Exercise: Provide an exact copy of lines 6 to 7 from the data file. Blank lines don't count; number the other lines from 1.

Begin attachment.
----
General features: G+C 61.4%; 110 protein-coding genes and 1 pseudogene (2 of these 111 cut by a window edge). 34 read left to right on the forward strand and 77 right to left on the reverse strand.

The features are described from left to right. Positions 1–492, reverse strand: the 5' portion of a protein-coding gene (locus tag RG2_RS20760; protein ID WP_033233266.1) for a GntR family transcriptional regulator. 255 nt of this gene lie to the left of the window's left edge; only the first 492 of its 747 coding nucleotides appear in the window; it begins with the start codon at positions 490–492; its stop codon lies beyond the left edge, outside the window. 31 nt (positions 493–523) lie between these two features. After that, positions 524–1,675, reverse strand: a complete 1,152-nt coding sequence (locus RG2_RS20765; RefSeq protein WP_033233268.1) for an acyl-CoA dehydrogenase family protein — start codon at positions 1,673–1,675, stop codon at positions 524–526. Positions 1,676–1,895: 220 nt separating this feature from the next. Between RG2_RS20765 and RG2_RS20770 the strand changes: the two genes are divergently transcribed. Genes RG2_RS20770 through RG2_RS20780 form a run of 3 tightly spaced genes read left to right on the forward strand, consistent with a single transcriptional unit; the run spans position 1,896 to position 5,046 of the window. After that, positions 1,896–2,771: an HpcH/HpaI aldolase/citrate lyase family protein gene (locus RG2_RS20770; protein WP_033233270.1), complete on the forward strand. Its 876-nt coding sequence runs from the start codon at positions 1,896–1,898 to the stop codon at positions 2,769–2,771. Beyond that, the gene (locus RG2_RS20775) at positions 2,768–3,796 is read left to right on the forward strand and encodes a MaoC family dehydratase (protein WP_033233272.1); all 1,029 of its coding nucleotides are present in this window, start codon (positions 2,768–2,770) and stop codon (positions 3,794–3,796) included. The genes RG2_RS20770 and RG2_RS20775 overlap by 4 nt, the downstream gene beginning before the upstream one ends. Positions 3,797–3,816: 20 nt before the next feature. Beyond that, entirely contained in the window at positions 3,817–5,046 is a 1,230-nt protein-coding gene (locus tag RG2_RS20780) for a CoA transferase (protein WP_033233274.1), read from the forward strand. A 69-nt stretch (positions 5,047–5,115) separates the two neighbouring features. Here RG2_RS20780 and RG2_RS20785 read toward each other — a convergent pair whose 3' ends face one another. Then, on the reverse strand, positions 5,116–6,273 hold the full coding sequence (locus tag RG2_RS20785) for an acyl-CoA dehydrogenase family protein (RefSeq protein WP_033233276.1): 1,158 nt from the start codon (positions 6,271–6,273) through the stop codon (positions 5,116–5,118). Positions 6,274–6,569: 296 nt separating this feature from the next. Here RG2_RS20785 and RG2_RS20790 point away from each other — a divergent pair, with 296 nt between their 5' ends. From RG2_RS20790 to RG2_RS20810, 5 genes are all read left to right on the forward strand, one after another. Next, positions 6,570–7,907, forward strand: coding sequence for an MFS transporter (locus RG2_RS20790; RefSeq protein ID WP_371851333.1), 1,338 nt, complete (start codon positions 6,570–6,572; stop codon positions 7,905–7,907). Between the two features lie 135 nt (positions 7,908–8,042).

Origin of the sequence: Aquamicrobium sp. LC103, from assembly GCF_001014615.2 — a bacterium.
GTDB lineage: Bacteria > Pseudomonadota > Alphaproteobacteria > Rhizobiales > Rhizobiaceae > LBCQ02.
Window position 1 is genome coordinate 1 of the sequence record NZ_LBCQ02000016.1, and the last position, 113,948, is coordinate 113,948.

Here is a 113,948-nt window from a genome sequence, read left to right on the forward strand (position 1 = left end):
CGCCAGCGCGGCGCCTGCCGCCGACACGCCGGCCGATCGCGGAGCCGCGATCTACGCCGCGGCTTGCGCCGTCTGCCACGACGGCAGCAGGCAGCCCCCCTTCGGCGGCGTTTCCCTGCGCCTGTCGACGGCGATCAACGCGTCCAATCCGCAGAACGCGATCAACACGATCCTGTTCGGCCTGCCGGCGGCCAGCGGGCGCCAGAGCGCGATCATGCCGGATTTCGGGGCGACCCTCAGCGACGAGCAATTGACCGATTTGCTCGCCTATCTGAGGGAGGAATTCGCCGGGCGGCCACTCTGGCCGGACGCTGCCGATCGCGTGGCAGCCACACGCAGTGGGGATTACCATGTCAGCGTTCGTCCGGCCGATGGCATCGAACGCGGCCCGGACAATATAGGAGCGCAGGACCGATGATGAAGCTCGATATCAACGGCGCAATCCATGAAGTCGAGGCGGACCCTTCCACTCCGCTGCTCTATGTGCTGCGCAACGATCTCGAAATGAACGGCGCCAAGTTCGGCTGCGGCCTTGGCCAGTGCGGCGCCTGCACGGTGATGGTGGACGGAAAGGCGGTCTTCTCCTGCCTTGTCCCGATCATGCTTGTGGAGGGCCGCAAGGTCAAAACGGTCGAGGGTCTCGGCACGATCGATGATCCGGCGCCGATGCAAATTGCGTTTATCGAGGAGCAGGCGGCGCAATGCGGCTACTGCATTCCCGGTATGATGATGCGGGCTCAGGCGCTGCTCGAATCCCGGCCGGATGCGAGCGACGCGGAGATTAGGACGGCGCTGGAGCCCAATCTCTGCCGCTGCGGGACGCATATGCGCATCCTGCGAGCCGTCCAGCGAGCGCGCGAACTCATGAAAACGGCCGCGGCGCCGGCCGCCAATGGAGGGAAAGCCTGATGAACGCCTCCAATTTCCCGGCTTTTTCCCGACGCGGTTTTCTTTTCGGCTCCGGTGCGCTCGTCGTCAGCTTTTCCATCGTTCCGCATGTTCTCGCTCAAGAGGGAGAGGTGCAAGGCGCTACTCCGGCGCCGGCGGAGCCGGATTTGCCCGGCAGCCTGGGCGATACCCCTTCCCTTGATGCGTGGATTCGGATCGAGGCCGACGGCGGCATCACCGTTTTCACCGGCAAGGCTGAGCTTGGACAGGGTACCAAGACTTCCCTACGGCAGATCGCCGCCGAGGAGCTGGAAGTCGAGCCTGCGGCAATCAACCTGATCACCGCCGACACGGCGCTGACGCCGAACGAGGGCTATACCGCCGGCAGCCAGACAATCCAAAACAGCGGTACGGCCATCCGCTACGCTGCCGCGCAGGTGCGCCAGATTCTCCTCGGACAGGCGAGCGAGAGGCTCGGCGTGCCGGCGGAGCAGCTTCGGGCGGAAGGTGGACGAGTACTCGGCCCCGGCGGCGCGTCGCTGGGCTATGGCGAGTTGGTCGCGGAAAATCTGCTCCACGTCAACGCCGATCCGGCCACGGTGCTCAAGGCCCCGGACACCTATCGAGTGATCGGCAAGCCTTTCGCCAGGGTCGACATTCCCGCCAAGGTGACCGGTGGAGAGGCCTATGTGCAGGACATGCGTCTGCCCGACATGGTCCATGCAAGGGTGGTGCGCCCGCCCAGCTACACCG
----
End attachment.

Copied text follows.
Here is a 113,948-nt window from a genome sequence, read left to right on the forward strand (position 1 = left end):
CGCCAGCGCGGCGCCTGCCGCCGACACGCCGGCCGATCGCGGAGCCGCGATCTACGCCGCGGCTTGCGCCGTCTGCCACGACGGCAGCAGGCAGCCCCCCTTCGGCGGCGTTTCCCTGCGCCTGTCGACGGCGATCAACGCGTCCAATCCGCAGAACGCGATCAACACGATCCTGTTCGGCCTGCCGGCGGCCAGCGGGCGCCAGAGCGCGATCATGCCGGATTTCGGGGCGACCCTCAGCGACGAGCAATTGACCGATTTGCTCGCCTATCTGAGGGAGGAATTCGCCGGGCGGCCACTCTGGCCGGACGCTGCCGATCGCGTGGCAGCCACACGCAGTGGGGATTACCATGTCAGCGTTCGTCCGGCCGATGGCATCGAACGCGGCCCGGACAATATAGGAGCGCAGGACCGATGATGAAGCTCGATATCAACGGCGCAATCCATGAAGTCGAGGCGGACCCTTCCACTCCGCTGCTCTATGTGCTGCGCAACGATCTCGAAATGAACGGCGCCAAGTTCGGCTGCGGCCTTGGCCAGTGCGGCGCCTGCACGGTGATGGTGGACGGAAAGGCGGTCTTCTCCTGCCTTGTCCCGATCATGCTTGTGGAGGGCCGCAAGGTCAAAACGGTCGAGGGTCTCGGCACGATCGATGATCCGGCGCCGATGCAAATTGCGTTTATCGAGGAGCAGGCGGCGCAATGCGGCTACTGCATTCCCGGTATGATGATGCGGGCTCAGGCGCTGCTCGAATCCCGGCCGGATGCGAGCGACGCGGAGATTAGGACGGCGCTGGAGCCCAATCTCTGCCGCTGCGGGACGCATATGCGCATCCTGCGAGCCGTCCAGCGAGCGCGCGAACTCATGAAAACGGCCGCGGCGCCGGCCGCCAATGGAGGGAAAGCCTGATGAACGCCTCCAATTTCCCGGCTTTTTCCCGACGCGGTTTTCTTTTCGGCTCCGGTGCGCTCGTCGTCAGCTTTTCCATCGTTCCGCATGTTCTCGCTCAAGAGGGAGAGGTGCAAGGCGCTACTCCGGCGCCGGCGGAGCCGGATTTGCCCGGCAGCCTGGGCGATACCCCTTCCCTTGATGCGTGGATTCGGATCGAGGCCGACGGCGGCATCACCGTTTTCACCGGCAAGGCTGAGCTTGGACAGGGTACCAAGACTTCCCTACGGCAGATCGCCGCCGAGGAGCTGGAAGTCGAGCCTGCGGCAATCAACCTGATCACCGCCGACACGGCGCTGACGCCGAACGAGGGCTATACCGCCGGCAGCCAGACAATCCAAAACAGCGGTACGGCCATCCGCTACGCTGCCGCGCAGGTGCGCCAGATTCTCCTCGGACAGGCGAGCGAGAGGCTCGGCGTGCCGGCGGAGCAGCTTCGGGCGGAAGGTGGACGAGTACTCGGCCCCGGCGGCGCGTCGCTGGGCTATGGCGAGTTGGTCGCGGAAAATCTGCTCCACGTCAACGCCGATCCGGCCACGGTGCTCAAGGCCCCGGACACCTATCGAGTGATCGGCAAGCCTTTCGCCAGGGTCGACATTCCCGCCAAGGTGACCGGTGGAGAGGCCTATGTGCAGGACATGCGTCTGCCCGACATGGTCCATGCAAGGGTGGTGCGCCCGCCCAGCTACACCG